The suspension is a reasonably straightfor-ward affair, though-Evo V shocks with JRS springs giving about 50 mm of drop. Some judicious wielding of engineering's greatest tool-the gas axe-was required to chop out the rear wheel well to fit an Evo limited slip diff into the mix. Borrowed from an Evo VII RS model, it fits into the parts bin drivetrain perfectly, along with an Evo VII gearbox, Evo VIII flywheel, shortened Evo V drive shafts and Evo VII axles. The tasty Brembo Evo V brake setup comes minus ABS, but with the lighter weight of the smaller Mirage, a big stomp on the middle pedal and you're picking broken teeth off the dashboard. Much to our good fortune we were able to pop the mighty mite Mirage onto a truck scale during the shoot and it weighed in at a feathery 1,180kg (2,600lbs). Compare that to a stock Evo V at 1,360kg (3,000lbs).

Under the bonnet is a Mitsubishi Mecca, thanks to the two-liter turbocharged Evolution V engine. The factory hairdryer is gone, and in its place is a Turbonetics T3/4 hybrid. The induction charge is chilled with a custom intercooler, and while the factory intake manifold remains, there's a K&N air filter inside an MSV cold air box to keep the flow velocity constant and cold.

Fuel from a Walbro 255lph pump feeds the factory injectors, and occasionally heads to the TiAL external gate, spitting fire from the screamer pipe when excess boost needs somewhere to go. Braided clutch lines, turbo oil feeds and shiny MSV overflow bottles complete the under-hood bling.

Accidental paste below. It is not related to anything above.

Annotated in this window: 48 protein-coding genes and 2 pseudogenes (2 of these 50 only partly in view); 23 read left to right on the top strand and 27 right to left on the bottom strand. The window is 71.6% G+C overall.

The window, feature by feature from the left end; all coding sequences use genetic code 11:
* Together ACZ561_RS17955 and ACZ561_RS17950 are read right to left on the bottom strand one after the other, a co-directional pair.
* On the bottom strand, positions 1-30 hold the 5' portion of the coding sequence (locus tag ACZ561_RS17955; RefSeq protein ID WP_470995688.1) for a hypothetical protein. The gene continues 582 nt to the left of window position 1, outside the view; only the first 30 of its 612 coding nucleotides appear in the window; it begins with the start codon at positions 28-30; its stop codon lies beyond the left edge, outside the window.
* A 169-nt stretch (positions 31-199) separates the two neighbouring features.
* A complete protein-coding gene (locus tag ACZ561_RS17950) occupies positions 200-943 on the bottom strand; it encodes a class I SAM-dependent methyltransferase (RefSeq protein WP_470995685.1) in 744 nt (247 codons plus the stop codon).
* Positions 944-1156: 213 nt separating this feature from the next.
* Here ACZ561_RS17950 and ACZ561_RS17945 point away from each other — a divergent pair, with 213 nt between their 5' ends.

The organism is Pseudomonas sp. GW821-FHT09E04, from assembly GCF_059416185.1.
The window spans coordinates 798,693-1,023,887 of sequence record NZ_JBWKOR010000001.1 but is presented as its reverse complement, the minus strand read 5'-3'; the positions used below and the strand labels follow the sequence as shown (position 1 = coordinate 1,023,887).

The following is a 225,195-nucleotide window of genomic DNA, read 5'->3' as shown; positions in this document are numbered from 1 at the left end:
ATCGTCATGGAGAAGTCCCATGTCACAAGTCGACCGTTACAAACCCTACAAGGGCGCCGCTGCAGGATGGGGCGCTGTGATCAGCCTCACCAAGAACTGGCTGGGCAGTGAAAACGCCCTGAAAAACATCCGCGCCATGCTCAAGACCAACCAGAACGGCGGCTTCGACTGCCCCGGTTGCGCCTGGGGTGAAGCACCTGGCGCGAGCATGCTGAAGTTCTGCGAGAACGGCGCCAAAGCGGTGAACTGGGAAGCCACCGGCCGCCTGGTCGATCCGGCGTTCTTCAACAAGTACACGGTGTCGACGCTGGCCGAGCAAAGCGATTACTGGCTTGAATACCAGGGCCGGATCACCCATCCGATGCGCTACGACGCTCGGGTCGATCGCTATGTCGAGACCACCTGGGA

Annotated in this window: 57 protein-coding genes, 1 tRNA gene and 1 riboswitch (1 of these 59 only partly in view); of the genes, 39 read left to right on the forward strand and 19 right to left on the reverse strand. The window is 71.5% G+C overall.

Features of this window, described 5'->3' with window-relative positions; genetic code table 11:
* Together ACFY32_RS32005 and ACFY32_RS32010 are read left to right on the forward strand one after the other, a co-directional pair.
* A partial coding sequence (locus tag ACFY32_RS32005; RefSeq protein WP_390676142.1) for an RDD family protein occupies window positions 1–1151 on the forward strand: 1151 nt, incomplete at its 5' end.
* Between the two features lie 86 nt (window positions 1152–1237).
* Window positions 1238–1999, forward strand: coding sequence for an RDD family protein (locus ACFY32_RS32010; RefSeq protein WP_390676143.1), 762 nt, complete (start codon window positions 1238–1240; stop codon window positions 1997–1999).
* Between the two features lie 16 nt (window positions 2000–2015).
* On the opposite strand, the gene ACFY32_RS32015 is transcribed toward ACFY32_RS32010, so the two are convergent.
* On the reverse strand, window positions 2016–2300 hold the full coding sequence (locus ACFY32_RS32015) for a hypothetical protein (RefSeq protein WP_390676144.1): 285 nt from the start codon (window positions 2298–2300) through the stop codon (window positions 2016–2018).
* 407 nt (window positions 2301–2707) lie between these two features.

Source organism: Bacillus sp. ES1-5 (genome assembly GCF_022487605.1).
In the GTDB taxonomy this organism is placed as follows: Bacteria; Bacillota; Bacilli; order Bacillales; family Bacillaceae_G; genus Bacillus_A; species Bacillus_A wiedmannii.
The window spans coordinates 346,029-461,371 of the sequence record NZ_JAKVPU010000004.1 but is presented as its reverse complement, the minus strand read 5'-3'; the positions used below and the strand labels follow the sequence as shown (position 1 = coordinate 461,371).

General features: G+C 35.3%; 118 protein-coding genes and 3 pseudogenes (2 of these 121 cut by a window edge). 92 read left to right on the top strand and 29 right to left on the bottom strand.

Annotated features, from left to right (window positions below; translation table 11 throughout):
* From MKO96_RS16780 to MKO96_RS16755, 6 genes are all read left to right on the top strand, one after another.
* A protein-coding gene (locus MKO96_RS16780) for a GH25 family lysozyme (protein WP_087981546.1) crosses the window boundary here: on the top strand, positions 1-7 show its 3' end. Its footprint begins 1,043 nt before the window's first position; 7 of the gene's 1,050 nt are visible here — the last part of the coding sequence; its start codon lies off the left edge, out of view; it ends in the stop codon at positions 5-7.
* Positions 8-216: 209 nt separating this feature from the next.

If paying by the hour, it's not recommended to get a custom body kit like Chris's weapon custom-made for your toy. A wallet-wasting 250 hours were poured into getting the knock-up kit looking the business. More keen than stupid, Chris did the work himself-modifying and re-fitting the modified Evo 6.5 front bumper, widened guards, skirts and rear bumper

So what's Chris planning on doing with all this killer kit? The plan involves an interior tart-up, some stroppy HKS cams and a swap of the factory ECU in favor of the excellent A'PEXi Power FC. The stylish white Mirage took six months of hard work, big invoices and late nights, and the results speak for themselves. But you can't help wonder about something-couldn't he just stick a 350 in it?

OWNER Chris Thompson

HOMETOWN Christchurch, New Zealand

DAILY GRIND Alarm/CCTV installer

POWER N/A

UNDER THE HOOD Mitsubishi Lancer Evolution V 4G63 engine; Evo VII radiator; K&N air filter with MSV Cold airbox and alloy intake; Turbonetics T3/T4 turbo; MSV manifold and catch cans; custom intercooler; Turbosmart Megasonicblow-off valve; TiAL external wastegate; Walbro 255lph fuel pump; Dytech Racing muffler

DRIVETRAIN Mitsubishi Lancer Evo VI; Evo VII gearbox and RS LSD; Evo VIII flywheel; shortened Evo V drive shafts and Evo VII axles; Exedy racing clutch

BRAINS Gizzmo boost control and launch control

STIFF STUFF Evo V dampers; JRS springs;MSV custom rear end and suspension arms

ROLLERS 18-inch Enkei Tarmac Evo wheels; 225/40R18 Toyo Proxes T1S tires

STOPPERS Evo V Brembos

OUTSIDE Custom body kit including Evo 6.5 front end, widened guards, side skirts and rear end;stock hood with Evo IV vent

INSIDE Evo driver and passenger seats; Sportline steering wheel

ICE Sony head unit with 6-inch components front and rear

Sources

TiAL Sport
Owasso, MI 48867
989-729-9973
http://www.tialsport.com
Turbosmart
Rancho Cucamonga, CA 91730
909-476-2570
http://www.turbosmartonline.com
Turbonetics
Simi Valley, CA 93065
805-581-0333
http://www.turboneticsinc.com
Toyo Tires
800-442-8696
www.toyotires.com
Exedy Global Parts
www.dcc-us.com
Enkei Global Group
www.enkei.com
Gizzmo Electronics
www.gizzmoelectronics.com
By Matt Greenop
11 Articles